Detective Carley Messina, a sex crimes investigator for the St. Tammany Parish Sheriffs Office ("STSO"), testified at trial. Det. Messina said she met with A.S. at Lashua's home on August 8, 2016, and that A.S. disclosed a long history of abuse by her biological father, defendant. Det. Messina arranged for A.S. to call her father to discuss the abuse, while Det. Messina recorded it. A.S. did so, and the recording was played for the jury. Det. Messina explained during her initial testimony, and again on rebuttal, that she did nothing to edit the phone call. Det. Messina explained the phone call was in two segments because the call was disconnected and defendant called back. During the first phone call, the following exchange occurred.

A.S.: Uh, I think I might be pregnant.
Defendant: What, having sex with [your boyfriend]?
A.S.;No.
Defendant: Who'd you have sex with?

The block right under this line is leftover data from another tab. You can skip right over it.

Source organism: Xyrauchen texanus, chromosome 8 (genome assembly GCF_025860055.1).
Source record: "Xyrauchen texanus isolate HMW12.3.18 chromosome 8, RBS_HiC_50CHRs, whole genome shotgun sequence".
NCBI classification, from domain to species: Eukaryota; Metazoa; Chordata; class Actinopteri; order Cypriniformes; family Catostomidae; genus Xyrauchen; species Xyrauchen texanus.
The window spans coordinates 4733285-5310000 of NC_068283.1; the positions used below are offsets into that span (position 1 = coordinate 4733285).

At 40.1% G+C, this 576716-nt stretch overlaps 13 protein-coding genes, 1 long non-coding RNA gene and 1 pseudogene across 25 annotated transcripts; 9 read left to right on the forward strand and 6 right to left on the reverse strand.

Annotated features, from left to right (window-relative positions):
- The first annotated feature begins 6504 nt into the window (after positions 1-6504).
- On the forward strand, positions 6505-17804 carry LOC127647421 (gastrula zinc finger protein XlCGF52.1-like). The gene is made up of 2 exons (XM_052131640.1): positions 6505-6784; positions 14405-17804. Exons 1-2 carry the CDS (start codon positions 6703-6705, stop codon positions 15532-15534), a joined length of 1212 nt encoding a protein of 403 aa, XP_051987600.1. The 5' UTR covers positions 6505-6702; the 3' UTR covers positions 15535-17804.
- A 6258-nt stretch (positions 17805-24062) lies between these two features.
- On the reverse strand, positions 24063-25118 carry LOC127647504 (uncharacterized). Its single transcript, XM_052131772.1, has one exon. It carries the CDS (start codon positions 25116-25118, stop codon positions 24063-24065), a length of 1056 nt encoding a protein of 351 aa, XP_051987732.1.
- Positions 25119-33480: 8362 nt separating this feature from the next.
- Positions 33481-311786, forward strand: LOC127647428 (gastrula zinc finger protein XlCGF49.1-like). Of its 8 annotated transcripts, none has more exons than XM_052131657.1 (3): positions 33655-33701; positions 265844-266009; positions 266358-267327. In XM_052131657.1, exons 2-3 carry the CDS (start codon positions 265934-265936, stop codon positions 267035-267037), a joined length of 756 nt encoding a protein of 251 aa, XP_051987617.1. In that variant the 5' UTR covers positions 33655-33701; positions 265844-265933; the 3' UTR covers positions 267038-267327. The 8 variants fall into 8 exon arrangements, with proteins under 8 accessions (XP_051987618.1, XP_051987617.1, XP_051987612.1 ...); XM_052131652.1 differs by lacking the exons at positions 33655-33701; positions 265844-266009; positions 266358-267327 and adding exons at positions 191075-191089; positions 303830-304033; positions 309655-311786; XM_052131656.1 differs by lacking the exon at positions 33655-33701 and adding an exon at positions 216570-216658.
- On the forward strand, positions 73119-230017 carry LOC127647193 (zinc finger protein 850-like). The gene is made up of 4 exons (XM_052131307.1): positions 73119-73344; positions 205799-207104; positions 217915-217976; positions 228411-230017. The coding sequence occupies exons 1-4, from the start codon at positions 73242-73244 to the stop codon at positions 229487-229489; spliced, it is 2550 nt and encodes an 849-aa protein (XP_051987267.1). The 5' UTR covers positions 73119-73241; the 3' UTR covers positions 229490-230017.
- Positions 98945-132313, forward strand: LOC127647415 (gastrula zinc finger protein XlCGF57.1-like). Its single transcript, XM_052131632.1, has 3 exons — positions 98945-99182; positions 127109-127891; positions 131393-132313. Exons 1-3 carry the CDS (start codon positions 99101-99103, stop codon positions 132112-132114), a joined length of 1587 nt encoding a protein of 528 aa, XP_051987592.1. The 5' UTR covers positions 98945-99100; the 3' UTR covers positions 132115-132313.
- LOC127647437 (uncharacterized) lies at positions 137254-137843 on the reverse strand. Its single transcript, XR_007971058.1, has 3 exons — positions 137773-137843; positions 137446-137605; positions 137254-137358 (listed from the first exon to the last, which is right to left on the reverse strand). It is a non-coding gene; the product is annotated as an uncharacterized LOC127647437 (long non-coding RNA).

A.S.: I haven't had sex with [my boyfriend].
Defendant: Who'd you have sex with?
A.S.: Real funny, dad.
Defendant: [A.S.], it has been ab- forever.
A.S.: It hasn't been that long.
Defendant: Yes it has.
A.S.: No, it really hasn't.
Defendant: Yeah, it has.
A.S.: No, it actually hasn't.
Defendant: [A.S.], you're not pregnant.
A.S.: Yes, I think I am, dad.
Defendant: How do you say that?
A.S.: Because I've been having morning sicknesses.
Defendant: You're full of shit. Where are you fucking at?
A.S.: I'm not kidding, dad.
Defendant: Where the fuck are you at?
A.S.: Dad, why are you being like this?
Defendant: 'Cause I want to know where you're at, and why you left my house at eleven o'clock in the morning and have had me worried for fucking three days.
A.S.: I need to know when the last time was because I think I might be pregnant.
Defendant: [A.S.], I want to know where you're at.
A.S.: I need to know when the last time was. I think I might be pregnant.
Defendant: [A.S.], who's around?
A.S.: Nobody. I'm by myself right now.
Defendant: Where are you!
A.S.: Dad, I need to know when the last time was.
Defendant: [A.S.], I need to know where you're at.
A.S.: I need to know when the last time was, dad.
Defendant: I don't know. I don't remember.

         After repeatedly telling A.S. to shut up and that he did not know what she was talking about, defendant asked, "Where you at? At a police station trying to get me put in jail?"